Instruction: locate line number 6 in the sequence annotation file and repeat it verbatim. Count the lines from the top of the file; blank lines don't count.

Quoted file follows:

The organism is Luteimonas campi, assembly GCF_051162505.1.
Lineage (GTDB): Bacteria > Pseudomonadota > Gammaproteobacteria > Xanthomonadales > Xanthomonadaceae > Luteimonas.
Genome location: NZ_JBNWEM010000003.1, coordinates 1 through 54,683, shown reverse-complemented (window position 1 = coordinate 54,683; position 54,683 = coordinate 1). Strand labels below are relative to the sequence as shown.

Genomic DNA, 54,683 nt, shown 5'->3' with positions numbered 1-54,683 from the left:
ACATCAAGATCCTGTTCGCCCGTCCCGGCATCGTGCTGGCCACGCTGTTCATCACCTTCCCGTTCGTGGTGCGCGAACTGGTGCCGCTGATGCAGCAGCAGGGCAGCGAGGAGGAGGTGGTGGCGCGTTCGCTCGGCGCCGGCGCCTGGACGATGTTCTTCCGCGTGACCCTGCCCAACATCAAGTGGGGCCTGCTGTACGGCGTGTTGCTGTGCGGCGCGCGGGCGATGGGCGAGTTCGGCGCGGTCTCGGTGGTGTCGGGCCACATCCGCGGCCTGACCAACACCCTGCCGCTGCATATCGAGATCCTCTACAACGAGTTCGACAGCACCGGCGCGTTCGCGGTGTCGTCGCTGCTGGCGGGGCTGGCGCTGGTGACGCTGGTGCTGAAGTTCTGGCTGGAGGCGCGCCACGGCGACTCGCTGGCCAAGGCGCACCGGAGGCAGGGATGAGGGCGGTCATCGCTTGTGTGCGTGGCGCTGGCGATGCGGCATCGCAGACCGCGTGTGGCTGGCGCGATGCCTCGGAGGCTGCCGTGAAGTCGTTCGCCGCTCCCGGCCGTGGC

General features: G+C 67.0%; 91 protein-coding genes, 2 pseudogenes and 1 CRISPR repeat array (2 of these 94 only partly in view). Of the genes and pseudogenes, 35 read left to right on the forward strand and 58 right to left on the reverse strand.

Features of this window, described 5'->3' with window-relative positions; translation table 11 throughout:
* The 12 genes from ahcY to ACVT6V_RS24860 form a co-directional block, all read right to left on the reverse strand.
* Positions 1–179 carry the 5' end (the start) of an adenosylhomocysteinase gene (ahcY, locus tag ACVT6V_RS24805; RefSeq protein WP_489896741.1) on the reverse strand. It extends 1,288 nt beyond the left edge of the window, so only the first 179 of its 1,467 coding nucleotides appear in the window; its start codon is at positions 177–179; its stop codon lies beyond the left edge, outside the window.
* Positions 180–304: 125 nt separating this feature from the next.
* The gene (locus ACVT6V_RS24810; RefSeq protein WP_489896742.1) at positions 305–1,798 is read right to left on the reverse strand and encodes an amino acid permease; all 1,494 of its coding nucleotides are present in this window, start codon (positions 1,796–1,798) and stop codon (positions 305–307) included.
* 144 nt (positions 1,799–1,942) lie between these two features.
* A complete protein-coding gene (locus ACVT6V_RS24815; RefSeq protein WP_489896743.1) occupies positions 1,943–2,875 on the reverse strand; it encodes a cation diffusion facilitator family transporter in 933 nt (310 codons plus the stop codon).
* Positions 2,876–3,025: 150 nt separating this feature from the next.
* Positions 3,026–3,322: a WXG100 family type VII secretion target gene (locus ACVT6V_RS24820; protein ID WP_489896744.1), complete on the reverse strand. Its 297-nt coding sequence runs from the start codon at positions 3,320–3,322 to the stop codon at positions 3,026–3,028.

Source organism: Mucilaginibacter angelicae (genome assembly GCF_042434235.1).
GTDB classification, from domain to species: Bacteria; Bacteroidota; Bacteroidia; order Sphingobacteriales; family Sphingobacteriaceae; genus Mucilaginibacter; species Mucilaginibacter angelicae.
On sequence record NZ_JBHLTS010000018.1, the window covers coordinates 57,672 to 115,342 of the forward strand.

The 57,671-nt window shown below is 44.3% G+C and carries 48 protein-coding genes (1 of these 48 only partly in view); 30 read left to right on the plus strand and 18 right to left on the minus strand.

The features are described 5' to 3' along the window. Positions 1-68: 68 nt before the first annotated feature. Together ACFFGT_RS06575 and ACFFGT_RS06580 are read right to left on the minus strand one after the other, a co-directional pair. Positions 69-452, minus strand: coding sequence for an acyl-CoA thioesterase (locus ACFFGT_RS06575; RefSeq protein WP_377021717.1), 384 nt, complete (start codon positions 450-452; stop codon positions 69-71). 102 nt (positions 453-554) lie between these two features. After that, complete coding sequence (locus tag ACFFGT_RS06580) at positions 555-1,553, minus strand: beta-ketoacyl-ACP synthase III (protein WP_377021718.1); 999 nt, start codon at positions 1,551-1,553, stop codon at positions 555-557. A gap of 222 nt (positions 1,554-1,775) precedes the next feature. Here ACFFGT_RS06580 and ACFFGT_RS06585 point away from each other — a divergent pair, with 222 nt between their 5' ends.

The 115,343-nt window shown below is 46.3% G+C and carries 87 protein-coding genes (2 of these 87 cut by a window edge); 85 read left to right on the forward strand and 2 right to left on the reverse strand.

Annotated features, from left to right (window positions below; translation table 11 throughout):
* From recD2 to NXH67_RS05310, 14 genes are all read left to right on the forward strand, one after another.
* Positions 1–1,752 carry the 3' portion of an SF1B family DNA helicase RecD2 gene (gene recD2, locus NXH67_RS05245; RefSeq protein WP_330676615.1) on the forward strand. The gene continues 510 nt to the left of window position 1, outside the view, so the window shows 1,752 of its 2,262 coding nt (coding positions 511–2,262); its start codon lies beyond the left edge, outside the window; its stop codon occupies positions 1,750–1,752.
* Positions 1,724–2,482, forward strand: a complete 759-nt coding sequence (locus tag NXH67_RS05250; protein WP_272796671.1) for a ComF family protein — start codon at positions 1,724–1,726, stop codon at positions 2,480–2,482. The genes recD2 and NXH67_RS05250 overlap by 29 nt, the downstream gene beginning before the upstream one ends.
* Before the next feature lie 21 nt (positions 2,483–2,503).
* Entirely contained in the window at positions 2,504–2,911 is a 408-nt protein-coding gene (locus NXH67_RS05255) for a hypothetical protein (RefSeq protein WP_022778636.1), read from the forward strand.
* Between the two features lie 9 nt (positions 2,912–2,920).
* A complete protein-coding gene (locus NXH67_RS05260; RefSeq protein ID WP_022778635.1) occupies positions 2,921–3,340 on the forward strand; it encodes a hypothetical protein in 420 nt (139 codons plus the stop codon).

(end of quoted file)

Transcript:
General features: G+C 67.0%; 91 protein-coding genes, 2 pseudogenes and 1 CRISPR repeat array (2 of these 94 only partly in view). Of the genes and pseudogenes, 35 read left to right on the forward strand and 58 right to left on the reverse strand.